“I'm not too cool to be like, What the heck am I doing? I’m really trying to focus and learn from what's happening in front of me. Coming into these new spaces, there is some level of like, I don't want to make a fool of myself. I don't want them to think I'm not good. And being around people who have so little need to prove anything to anybody and will let a rehearsal be messy, and let you see that it's not a fully realized performance yet, but then also let you see it when it is? That's a whole other kind of grace, to let somebody see you learn. Rehearsal is messy.”
Other than The Queen’s Gambit and rehearsals with Denzel, Ingram has been quietly ruminating in quarantine like the rest of us. “I’m excited for what people are writing during this time in the house. I like to pray like, ‘Okay, God, I want a really good job, and not just a good job, I want to feel my feelings.’ And I like to think that somebody is at their computer typing, like, ‘I really need work’ and God hears both of us and is like, let's make this connection!”
In fact, Ingram used quarantine to explore new crafts and wrote a short film, Day 74, with her friends Courtney Jamison and Patricia Fa'asua. The story follows Kasaya (played by Amandla Jahava), a Kenyan woman alone in quarantine. “When it came down to writing it, it was like, what is happening in my brain right now? I think the short is exactly that. It's 1,000 things happening at once at a very rapid pace. It was something we all identified with, and I think a lot of other people did too. My friends got me through that. I promise you, you're only as good as the people you have next to you. We all came together to support each other in a moment to make something for us all to explore our emotions.”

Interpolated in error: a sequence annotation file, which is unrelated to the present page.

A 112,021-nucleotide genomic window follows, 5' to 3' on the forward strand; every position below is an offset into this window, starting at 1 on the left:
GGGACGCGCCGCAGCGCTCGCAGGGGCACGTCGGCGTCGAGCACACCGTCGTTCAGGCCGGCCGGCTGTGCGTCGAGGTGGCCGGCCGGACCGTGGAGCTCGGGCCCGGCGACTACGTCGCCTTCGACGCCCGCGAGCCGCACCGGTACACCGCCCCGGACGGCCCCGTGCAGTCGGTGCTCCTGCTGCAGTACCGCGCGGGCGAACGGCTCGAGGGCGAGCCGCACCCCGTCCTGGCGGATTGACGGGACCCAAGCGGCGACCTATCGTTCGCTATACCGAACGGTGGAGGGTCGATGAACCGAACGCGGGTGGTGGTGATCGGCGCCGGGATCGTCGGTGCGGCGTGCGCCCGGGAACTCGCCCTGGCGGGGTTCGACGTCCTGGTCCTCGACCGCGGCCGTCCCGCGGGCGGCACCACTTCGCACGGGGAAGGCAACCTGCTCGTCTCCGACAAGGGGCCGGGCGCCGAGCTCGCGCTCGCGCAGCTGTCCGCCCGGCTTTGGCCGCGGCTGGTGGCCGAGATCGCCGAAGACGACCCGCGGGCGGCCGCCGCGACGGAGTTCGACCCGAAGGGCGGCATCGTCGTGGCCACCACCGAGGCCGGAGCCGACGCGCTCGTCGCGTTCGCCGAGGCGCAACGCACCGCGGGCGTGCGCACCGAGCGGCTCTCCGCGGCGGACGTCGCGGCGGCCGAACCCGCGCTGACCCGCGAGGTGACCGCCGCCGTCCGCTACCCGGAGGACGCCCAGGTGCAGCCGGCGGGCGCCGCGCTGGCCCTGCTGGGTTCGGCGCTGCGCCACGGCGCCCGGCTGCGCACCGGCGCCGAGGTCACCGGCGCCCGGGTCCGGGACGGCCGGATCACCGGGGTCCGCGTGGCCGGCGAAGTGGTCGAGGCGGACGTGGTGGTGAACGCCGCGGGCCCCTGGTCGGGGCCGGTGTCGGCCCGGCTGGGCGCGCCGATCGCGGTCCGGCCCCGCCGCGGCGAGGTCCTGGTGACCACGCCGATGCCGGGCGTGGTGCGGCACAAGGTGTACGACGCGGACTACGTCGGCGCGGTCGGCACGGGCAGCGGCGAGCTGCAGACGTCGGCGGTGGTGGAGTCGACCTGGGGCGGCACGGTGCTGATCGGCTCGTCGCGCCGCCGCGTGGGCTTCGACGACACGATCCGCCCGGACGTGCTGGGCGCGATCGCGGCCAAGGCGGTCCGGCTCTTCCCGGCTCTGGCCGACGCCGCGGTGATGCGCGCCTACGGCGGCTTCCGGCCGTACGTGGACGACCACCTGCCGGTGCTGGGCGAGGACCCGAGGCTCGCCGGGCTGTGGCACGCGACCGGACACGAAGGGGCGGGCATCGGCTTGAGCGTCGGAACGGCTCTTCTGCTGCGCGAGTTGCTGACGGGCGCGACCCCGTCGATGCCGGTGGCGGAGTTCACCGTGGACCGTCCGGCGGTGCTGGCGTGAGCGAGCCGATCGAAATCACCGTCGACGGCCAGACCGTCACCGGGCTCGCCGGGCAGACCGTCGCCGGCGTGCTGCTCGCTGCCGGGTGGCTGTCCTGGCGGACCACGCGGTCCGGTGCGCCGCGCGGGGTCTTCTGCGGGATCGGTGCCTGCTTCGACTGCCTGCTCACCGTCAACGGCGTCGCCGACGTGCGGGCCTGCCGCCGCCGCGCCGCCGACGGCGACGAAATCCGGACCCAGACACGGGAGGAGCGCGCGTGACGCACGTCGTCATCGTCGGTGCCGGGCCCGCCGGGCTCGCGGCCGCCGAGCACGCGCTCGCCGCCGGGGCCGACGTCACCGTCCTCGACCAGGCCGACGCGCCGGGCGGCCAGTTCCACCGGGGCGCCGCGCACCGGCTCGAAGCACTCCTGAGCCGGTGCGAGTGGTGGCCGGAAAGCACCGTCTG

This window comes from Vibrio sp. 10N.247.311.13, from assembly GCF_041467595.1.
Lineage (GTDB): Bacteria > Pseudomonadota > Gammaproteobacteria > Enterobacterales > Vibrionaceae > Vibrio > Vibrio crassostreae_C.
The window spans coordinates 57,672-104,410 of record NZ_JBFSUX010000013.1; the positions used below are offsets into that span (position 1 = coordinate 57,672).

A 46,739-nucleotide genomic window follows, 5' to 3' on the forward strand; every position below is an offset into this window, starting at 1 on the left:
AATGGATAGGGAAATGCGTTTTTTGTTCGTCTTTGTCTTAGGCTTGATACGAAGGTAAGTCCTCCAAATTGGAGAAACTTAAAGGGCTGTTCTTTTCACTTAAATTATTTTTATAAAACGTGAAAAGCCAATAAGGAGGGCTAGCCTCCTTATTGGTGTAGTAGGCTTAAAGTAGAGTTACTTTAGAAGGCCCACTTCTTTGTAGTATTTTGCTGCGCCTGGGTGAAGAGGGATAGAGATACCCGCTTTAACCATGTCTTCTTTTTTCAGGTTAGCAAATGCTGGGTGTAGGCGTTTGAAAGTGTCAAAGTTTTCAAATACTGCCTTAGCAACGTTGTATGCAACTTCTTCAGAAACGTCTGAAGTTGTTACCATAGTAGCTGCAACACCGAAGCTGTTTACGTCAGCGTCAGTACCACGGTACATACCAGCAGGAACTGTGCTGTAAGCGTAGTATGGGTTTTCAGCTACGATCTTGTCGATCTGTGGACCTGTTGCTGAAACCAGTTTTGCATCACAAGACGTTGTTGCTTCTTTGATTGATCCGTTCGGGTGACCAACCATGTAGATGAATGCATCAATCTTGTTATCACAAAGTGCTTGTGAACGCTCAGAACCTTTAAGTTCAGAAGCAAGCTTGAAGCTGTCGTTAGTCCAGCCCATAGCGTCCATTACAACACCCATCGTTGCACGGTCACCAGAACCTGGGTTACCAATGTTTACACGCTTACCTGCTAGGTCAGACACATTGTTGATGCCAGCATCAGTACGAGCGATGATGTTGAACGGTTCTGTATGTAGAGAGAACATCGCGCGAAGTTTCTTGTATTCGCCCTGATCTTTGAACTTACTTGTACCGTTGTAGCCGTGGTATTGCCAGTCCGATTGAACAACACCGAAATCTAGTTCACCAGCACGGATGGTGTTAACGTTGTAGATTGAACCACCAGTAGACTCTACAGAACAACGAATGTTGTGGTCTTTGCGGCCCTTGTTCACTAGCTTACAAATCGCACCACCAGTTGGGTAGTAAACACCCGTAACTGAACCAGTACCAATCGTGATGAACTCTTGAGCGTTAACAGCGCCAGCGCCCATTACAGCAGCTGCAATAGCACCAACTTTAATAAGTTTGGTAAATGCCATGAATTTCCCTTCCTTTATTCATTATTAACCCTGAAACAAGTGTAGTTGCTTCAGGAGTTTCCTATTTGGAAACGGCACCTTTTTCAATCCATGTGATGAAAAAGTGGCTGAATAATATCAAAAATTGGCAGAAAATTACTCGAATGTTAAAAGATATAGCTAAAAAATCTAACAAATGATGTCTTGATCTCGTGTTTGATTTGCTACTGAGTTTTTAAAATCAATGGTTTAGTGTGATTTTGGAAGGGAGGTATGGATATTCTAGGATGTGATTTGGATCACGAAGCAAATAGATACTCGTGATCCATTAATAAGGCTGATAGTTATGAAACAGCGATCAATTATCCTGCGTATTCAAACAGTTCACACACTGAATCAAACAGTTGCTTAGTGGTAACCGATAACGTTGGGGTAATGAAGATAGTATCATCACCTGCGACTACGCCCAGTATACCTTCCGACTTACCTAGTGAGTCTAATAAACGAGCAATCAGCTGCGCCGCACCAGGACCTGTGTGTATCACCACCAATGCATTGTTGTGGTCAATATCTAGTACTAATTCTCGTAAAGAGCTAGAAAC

It’s the type of friendship Ingram always saw as the core of Jolene and Beth’s relationship. Perhaps it’s why she never wondered if Jolene was going to get her money back. “That was the ultimate gift of faith in a friend,” Ingram says. “Also, if she thought Beth wasn’t going to pay her back, she probably wouldn’t have given her the money.”
Before we go, I ask Ingram if she has anything else she wants to share. She takes a moment to pause, and for a moment, I think my WiFi has failed and we’ve been disconnected. Finally, she starts to speak. “I don’t know if this applies…” I insist she has to tell me now. A smile slowly spreads across her face as she chooses her words even more carefully than before: “Be kind to the Jolenes in your life.” It absolutely applies.
Styling by Amandla Jahava and Arturo Luis Soria; Clothes from Thom Browne via Jeremy O’ Harris; Additional credits: Jade Radford, Adrienne Wells.